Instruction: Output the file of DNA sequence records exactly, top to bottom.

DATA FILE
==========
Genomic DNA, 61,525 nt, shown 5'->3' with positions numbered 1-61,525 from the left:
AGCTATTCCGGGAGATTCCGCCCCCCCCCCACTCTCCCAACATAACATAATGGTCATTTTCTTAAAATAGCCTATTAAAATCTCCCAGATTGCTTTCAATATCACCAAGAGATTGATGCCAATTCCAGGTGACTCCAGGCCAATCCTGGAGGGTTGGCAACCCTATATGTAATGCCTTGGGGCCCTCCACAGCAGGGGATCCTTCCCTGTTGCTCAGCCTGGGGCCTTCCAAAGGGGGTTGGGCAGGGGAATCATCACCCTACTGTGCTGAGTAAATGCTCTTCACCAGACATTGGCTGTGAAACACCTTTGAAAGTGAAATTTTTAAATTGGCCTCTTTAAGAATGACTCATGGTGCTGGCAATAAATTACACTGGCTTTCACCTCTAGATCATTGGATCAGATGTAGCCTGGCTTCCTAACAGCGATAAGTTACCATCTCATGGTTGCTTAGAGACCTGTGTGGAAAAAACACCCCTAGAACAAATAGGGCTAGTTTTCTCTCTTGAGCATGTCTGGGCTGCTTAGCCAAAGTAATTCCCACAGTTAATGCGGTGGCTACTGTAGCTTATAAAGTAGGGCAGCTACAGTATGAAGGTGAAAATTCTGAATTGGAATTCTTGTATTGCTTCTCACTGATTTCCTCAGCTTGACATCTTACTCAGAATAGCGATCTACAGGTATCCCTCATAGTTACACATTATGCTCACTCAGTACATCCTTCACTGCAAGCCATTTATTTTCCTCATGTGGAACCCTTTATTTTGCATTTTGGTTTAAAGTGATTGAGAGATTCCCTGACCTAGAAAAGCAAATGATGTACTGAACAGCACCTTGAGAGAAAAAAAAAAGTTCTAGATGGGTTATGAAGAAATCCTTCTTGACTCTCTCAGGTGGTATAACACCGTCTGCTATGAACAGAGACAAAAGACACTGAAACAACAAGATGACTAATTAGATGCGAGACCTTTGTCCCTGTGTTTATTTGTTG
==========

Genomic DNA, 61,525 nt, shown 5'->3' with positions numbered 1-61,525 from the left:
AGCTATTCCGGGAGATTCCGCCCCCCCCCCACTCTCCCAACATAACATAATGGTCATTTTCTTAAAATAGCCTATTAAAATCTCCCAGATTGCTTTCAATATCACCAAGAGATTGATGCCAATTCCAGGTGACTCCAGGCCAATCCTGGAGGGTTGGCAACCCTATATGTAATGCCTTGGGGCCCTCCACAGCAGGGGATCCTTCCCTGTTGCTCAGCCTGGGGCCTTCCAAAGGGGGTTGGGCAGGGGAATCATCACCCTACTGTGCTGAGTAAATGCTCTTCACCAGACATTGGCTGTGAAACACCTTTGAAAGTGAAATTTTTAAATTGGCCTCTTTAAGAATGACTCATGGTGCTGGCAATAAATTACACTGGCTTTCACCTCTAGATCATTGGATCAGATGTAGCCTGGCTTCCTAACAGCGATAAGTTACCATCTCATGGTTGCTTAGAGACCTGTGTGGAAAAAACACCCCTAGAACAAATAGGGCTAGTTTTCTCTCTTGAGCATGTCTGGGCTGCTTAGCCAAAGTAATTCCCACAGTTAATGCGGTGGCTACTGTAGCTTATAAAGTAGGGCAGCTACAGTATGAAGGTGAAAATTCTGAATTGGAATTCTTGTATTGCTTCTCACTGATTTCCTCAGCTTGACATCTTACTCAGAATAGCGATCTACAGGTATCCCTCATAGTTACACATTATGCTCACTCAGTACATCCTTCACTGCAAGCCATTTATTTTCCTCATGTGGAACCCTTTATTTTGCATTTTGGTTTAAAGTGATTGAGAGATTCCCTGACCTAGAAAAGCAAATGATGTACTGAACAGCACCTTGAGAGAAAAAAAAAAGTTCTAGATGGGTTATGAAGAAATCCTTCTTGACTCTCTCAGGTGGTATAACACCGTCTGCTATGAACAGAGACAAAAGACACTGAAACAACAAGATGACTAATTAGATGCGAGACCTTTGTCCCTGTGTTTATTTGTTG